Up until now, I have been mostly mixing and kneading by hand, convinced that the best way to learn about bread dough is to handle it. But in order to save my arms, I figured it was time to bring my beloved KitchenAid mixer out for a spin. This appliance is beautiful to behold. It is all curves and shine, and lacquered in a syrupy coating of Martha Stewart mint green. I practically swoon every time I pull it out of the cabinet. Is this what car lovers feel like when they take their baby out for a spin?

Alas, the bagel dough was too much for my KitchenAid to handle. The ball of dough just kept whipping around the bowl, stubbornly refusing to pick up the extra flour that had pooled beneath it. So sadly, I tucked her away for another day.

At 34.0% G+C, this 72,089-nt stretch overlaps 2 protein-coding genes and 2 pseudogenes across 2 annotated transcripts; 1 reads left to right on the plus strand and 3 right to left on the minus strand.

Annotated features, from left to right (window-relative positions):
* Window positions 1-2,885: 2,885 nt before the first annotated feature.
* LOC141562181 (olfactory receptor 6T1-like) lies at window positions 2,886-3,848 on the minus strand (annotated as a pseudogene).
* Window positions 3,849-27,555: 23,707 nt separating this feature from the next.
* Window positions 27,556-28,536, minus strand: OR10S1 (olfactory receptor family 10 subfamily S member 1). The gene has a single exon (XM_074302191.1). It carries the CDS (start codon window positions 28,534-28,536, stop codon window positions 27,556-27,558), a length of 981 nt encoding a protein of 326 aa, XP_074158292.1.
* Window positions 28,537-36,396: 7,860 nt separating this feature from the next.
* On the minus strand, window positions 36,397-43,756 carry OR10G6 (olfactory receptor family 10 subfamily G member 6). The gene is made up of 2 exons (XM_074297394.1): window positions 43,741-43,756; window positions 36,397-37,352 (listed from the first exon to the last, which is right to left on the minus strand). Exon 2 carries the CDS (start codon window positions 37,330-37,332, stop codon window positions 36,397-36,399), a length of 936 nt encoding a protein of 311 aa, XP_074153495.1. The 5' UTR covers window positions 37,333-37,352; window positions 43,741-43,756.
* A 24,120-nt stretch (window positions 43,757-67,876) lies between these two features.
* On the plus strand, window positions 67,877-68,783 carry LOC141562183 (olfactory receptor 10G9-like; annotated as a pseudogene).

I then threw the dough down on the counter and went to work. It took a lot of patience to get all of the flour evenly distributed, but it wasn't as difficult as I had anticipated. At this stage of my bread-baking career, I think that a stiff dough is actually easier to handle than a sticky dough, like the one for pizza. I shudder to remember how that turned out.

As I neared the shaping stage, my entire kitchen seemed to explode with people. My son and his friend came racing through. My daughter went toddling by. Our babysitter commandeered the stove to cook lunch. And two exterminators lay prone on the kitchen floor, trying to determine how one friendly little mouse had found its way into our house.

What was that about reducing distractions when you're baking?

Miraculously, I managed to shape the dough into bagel-like objects and stash them safely in the fridge for the night. I was already becoming infected with baker's pride. I got giddy every time I opened the fridge and caught a glimpse of my bagels.